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   -> Volume 7, Issue 10

Thesis: Shift-Invariant Adaptive Wavelet Decompositions
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Israel Cohen (

PostPosted: Tue Sep 29, 1998 8:36 pm    
Subject: Thesis: Shift-Invariant Adaptive Wavelet Decompositions
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#9 Thesis: Shift-Invariant Adaptive Wavelet Decompositions

Title: Shift-Invariant Adaptive Wavelet Decompositions and Applications

D.Sc. Dissertation, Technion - Israel Institute of
Technology, Haifa, Israel, May~1998.

Author: Israel Cohen

Supervisors: Prof. Shalom Raz and Prof. David Malah


Adaptive representations in libraries of bases, including the
wavelet-packet and local trigonometric decompositions, are widely used
in various applications. A major drawback restricting their use,
particularly in statistical signal processing applications, such as
detection, identification or noise removal (denoising), is the lack of
shift-invariance. The expansion, as well as the information cost
measuring its suitability for a particular application, may be
significantly influenced by the alignment of the input signal with
respect to the basis functions. Furthermore, the time-frequency
tilings, produced by the best-basis expansions, do not generally
conform to standard time-frequency energy distributions.

The objective of this work is to develop a general approach for
achieving shift-invariance, enhanced time-frequency decompositions and
robust signal estimators using libraries of orthonormal bases. The
first problem we address is that of shift-invariant adaptive
decompositions in libraries of wavelet packet and local trigonometric
bases. We introduce shift-invariant decompositions that are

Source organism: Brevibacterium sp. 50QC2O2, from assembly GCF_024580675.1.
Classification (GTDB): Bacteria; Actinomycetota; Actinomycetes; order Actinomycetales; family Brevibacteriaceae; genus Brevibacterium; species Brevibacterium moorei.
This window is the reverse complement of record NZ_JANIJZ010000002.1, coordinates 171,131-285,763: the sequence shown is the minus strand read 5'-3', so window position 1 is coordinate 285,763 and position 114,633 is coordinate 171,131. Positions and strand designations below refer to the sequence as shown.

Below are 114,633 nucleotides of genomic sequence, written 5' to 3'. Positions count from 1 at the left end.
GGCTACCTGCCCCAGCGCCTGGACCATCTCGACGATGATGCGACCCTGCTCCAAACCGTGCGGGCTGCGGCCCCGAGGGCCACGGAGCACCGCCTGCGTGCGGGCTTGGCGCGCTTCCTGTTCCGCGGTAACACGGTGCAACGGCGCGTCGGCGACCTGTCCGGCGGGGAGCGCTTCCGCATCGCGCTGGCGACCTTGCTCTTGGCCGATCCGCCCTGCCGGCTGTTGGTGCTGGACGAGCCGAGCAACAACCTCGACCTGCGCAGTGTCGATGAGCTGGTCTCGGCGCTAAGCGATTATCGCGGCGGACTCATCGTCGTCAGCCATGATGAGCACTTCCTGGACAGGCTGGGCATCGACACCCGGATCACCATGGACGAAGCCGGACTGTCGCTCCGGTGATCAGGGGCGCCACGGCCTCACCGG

characterized by lower information cost, improved time-frequency
resolution, and for a prescribed data set yield more stable cost
functions. The computational complexities are investigated, and
efficient procedures for their control at the expense of the attained
information cost are presented.

A second issue, closely related to the problem of shift-invariance, is
that of adaptive decompositions of time-frequency distributions and
removal of interference terms associated with bilinear
distributions. We show that utilizing the shift-invariant
decompositions, various useful properties relevant to time-frequency
analysis, including high energy concentration and suppressed
interference terms, can be achieved simultaneously in the Wigner
domain. Instead of smoothing, which broadens the energy distribution
of signal components, we propose cross-term manipulations that are
adapted to the local distribution of the signal. The properties of the
resultant modified Wigner distribution are investigated, and its
distinctive applicability to resolving multicomponent signals is

The final topic concerns the problem of translation-invariant
denoising, using the Minimum Description Length (MDL) criterion. We
define a collection of signal models based on an extended library of
orthonormal bases, and apply the MDL principle to derive an
approximate additive cost function. The description length of the
noisy observed data is then minimized by optimizing the expansion-tree
associated with the best-basis algorithm and thresholding the
resulting coefficients. We show that the signal estimator can be
efficiently combined with the modified Wigner distribution, yielnding
robust time-frequency representations. The proposed methods are
compared to alternative existing methods, and their superiority is
demonstrated by synthetic and real data examples.

Chapter 1 Introduction
Chapter 2 Shift-Invariant Wavelet Packet Decompositions
Chapter 3 Shift-Invariant Trigonometric Decompositions
Chapter 4 Adaptive Time-Frequency Distributions
Chapter 5 Translation-Invariant Denoising
Chapter 6 Conclusion

The thesis is available at:

Dr. Israel Cohen
Yale University Tel: +(203) 432-1287
Department of Computer Science Fax: +(203) 432-0593
P.O. Box 208285
New Haven, CT 06520-8285
All times are GMT + 1 Hour
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